At the Romney headquarters in Tampa, there are ghosts of the Republican past. On the wall, along with Florida maps and volunteer-made signs, is a collage of swag from the McCain-Palin 2008 campaign. It’s a symbol of GOP solidarity, but also a reminder that Barack Obama will be waiting to take on whoever emerges from this year’s messy GOP nomination process. After his decisive win Tuesday night in Florida, Mitt Romney looks like he’ll likely be that candidate.
Romney arrived at his campaign HQ on Tuesday morning to greet his canvassing soldiers and make calls with his phone-bankers; some Florida voters didn’t pick up, but Romney left them messages, encouraging them to support him. “It really is me calling your home,” he said. After making calls, he walked out back to take questions from the press, and much of the back-and-forth was about the muddy nature of the campaign.
Romney outspent Gingrich by more than 5-to-1 on Florida TV, and 92% of the ads run in the state were negative, according to one media study. As the results came in, exit polls showed that voters found Romney most electable. They also thought that his campaign was the most culpable for the negativity; even 20% of Romney’s own voters cited him as the candidate who ran the most “unfair” campaign.
“You really can’t whine about negative campaigning,” Romney said on Tuesday morning, noting that Gingrich fired shots first in South Carolina. (Never mind that Romney outspent him there, too, and buried Gingrich in negative ads in Iowa.) “I’m not gonna stand back and allow another candidate to define me. [Gingrich’s] comments most recently, attacking me, have been really quite sad,” he said, condescendingly.
Romney also spoke about the importance of Florida, with its big cache of delegates. He repeated the mantra that the Sunshine State, with its communities of Hispanics and retired Baby Boomers and true Southerners, is a microcosm of the United States. “Florida is a pretty good indication of your prospects nationally,” he said. “So for me, Florida’s big.” He left the scene abruptly, in what he said was his “good luck” golf shirt, because he had last worn it in New Hampshire.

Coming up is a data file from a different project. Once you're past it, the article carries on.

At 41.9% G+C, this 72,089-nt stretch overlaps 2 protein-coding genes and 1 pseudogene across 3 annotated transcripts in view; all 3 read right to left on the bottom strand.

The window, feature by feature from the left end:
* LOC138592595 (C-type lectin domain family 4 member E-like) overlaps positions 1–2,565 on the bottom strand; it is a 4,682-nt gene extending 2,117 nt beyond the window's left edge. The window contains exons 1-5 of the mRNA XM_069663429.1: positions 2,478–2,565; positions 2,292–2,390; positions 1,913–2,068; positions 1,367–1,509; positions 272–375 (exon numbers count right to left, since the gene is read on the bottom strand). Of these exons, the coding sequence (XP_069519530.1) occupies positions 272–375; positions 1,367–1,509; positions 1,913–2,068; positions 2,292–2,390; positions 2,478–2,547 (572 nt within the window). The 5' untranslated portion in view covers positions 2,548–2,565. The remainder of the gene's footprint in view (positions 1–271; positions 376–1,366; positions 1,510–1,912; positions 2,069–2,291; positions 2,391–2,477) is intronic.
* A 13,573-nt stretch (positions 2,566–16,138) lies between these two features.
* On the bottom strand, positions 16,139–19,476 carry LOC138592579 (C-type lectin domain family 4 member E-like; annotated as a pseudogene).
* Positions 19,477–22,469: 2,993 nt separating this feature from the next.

The Tampa Convention Center, site of his primary party, was abuzz before sundown. Hucksters were flanking the entrance, and the campaign was hawking official Romney merchandise to supporters inside. A platinum “Florida Believes” T-shirt would cost interested parties $30; a red “Believe In America” shirt would cost $20.
Supporters trickled into the ballroom, after snaking through a Disneyland-like line. They came sporting plastic flag-print hats, bright suits, sequined jackets and crowns made from rolls of Romney campaign stickers. The group was confident and ready to celebrate. “He is the best man, the least controversial, and he has the firepower” to win the nomination, said Jill Pedro, a small business owner from Apollo Beach. “He’s got it.”
Fox News played across enormous projection screens in the room. People cheered each time the anchors showed a promising exit poll and went wild each time the broadcast showed Romney HQ. As the network counted down to the close of the polls, the crowd counted along. People chanted “Mitt! Mitt! Mitt! Mitt!” as the clock ran out and the race was called for their man. They hollered and hugged each other. A woman jumped up and down with flags in both hands.
By the time Ann Romney took the stage, they were primed. She gave the obligatory thank yous to people who had helped them in Florida–the many members of Congress who endorsed her husband; organizers; and, of course, the voters, who cheered loudly for themselves. After all, they did what they set out to do that day.
Romney arrived to loud fans and his theme song, Kid Rock’s “Born Free.” He started on a gracious note, saying there are fewer candidates than there once were but still three gentlemen who are “serious, able competitors.” He congratulated them on their hard-fought contests, which couldn’t help but sound smug given what a wide margin Romney had just won by.
He tried to account for the blowback that negative campaigning brings. Exit polls showed that 4-in-10 Florida voters weren’t satisfied with the candidates available, compared to 3-in-10 in New Hampshire. Democrats “like to comfort themselves with the thought that a competitive campaign will leave us divided and weak,” he said. “A competitive primary does not divide us, it prepares us.” The crowd agreed.
Like many Floridians, Romney supporter Teri Pinney was ready for the whole race to be over by the time her state’s primary was done. “It’s been a tough race [with] the negativity, the mud that’s being thrown,” she said. “I look forward to when that’s behind us, and we as a group of Republicans consolidate and unify once again.” In his speech, Romney promised that would happen—though when exactly is not yet clear.